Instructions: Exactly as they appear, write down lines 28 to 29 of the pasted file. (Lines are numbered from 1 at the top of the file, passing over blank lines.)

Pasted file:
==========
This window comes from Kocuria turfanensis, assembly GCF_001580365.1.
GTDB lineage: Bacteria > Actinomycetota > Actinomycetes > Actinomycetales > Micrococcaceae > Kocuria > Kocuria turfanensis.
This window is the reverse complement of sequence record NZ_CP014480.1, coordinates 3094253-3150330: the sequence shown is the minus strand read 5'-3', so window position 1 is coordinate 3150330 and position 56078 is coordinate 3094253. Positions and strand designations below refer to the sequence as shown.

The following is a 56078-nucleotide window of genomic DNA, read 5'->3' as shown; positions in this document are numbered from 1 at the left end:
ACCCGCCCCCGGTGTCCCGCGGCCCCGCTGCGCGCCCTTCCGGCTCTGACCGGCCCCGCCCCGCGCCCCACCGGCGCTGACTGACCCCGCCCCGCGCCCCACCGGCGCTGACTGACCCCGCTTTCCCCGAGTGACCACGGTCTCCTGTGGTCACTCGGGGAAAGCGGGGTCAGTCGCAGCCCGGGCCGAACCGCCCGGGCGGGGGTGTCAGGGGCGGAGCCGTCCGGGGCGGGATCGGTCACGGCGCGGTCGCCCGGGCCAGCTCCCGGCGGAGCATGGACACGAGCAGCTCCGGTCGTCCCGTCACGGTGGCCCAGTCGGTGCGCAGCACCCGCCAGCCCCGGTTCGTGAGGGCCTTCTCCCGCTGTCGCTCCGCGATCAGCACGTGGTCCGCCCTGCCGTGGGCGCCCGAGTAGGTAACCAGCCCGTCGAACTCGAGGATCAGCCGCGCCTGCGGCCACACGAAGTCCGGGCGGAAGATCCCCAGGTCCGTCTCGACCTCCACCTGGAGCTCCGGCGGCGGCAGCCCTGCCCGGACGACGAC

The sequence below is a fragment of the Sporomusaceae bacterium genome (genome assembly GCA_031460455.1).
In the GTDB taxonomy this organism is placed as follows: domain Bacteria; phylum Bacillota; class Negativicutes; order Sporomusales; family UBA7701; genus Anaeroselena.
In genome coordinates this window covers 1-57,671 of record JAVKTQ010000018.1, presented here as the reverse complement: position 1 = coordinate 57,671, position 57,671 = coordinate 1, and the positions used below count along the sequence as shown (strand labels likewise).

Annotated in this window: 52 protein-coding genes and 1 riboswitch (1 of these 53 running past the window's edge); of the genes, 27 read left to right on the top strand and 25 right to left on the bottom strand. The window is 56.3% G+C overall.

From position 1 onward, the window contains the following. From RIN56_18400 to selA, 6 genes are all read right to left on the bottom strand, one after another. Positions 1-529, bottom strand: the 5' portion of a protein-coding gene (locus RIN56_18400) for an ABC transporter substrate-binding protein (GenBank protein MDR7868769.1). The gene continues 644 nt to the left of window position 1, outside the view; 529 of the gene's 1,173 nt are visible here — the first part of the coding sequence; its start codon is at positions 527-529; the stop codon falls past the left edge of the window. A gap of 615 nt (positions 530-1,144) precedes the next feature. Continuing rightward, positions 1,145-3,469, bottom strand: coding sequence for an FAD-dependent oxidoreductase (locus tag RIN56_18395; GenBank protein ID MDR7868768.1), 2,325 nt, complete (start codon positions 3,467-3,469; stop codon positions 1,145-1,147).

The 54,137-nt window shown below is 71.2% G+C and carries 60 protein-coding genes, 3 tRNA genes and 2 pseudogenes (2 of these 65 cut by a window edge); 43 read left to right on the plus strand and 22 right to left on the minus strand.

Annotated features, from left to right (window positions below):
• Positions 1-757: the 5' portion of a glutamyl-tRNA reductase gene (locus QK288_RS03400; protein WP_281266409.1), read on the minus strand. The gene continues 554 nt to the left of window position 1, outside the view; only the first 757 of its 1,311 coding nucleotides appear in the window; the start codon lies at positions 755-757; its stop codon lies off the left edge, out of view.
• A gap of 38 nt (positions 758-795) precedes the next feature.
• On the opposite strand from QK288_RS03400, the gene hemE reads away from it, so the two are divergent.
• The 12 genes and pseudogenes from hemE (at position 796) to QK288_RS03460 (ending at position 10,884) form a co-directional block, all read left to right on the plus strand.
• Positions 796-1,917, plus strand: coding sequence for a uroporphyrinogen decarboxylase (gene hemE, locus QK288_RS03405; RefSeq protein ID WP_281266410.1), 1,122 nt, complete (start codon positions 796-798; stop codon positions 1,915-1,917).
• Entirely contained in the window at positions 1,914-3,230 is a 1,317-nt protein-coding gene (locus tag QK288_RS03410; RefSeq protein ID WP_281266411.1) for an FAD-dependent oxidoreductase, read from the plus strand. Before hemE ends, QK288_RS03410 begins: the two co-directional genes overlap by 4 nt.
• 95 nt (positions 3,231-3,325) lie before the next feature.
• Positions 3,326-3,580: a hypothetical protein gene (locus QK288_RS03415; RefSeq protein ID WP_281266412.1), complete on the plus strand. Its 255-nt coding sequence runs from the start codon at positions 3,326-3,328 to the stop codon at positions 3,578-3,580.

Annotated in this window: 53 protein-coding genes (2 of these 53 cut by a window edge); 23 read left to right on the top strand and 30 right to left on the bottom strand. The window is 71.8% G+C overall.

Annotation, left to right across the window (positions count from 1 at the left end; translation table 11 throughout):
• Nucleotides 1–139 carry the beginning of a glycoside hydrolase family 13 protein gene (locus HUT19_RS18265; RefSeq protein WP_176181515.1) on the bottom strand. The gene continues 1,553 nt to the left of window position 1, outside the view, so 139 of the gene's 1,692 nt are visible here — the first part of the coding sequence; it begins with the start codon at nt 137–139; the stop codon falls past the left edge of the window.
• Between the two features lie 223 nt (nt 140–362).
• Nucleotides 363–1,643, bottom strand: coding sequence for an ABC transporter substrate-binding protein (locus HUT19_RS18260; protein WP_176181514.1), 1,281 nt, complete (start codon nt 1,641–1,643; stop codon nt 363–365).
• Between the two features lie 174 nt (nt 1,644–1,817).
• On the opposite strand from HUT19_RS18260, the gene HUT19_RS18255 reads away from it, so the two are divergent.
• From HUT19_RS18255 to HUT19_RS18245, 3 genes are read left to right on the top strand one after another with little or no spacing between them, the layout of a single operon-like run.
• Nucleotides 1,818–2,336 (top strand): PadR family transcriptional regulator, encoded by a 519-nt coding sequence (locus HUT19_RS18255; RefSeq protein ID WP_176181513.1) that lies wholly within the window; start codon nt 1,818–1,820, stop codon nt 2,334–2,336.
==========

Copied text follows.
• From HUT19_RS18255 to HUT19_RS18245, 3 genes are read left to right on the top strand one after another with little or no spacing between them, the layout of a single operon-like run.
• Nucleotides 1,818–2,336 (top strand): PadR family transcriptional regulator, encoded by a 519-nt coding sequence (locus HUT19_RS18255; RefSeq protein ID WP_176181513.1) that lies wholly within the window; start codon nt 1,818–1,820, stop codon nt 2,334–2,336.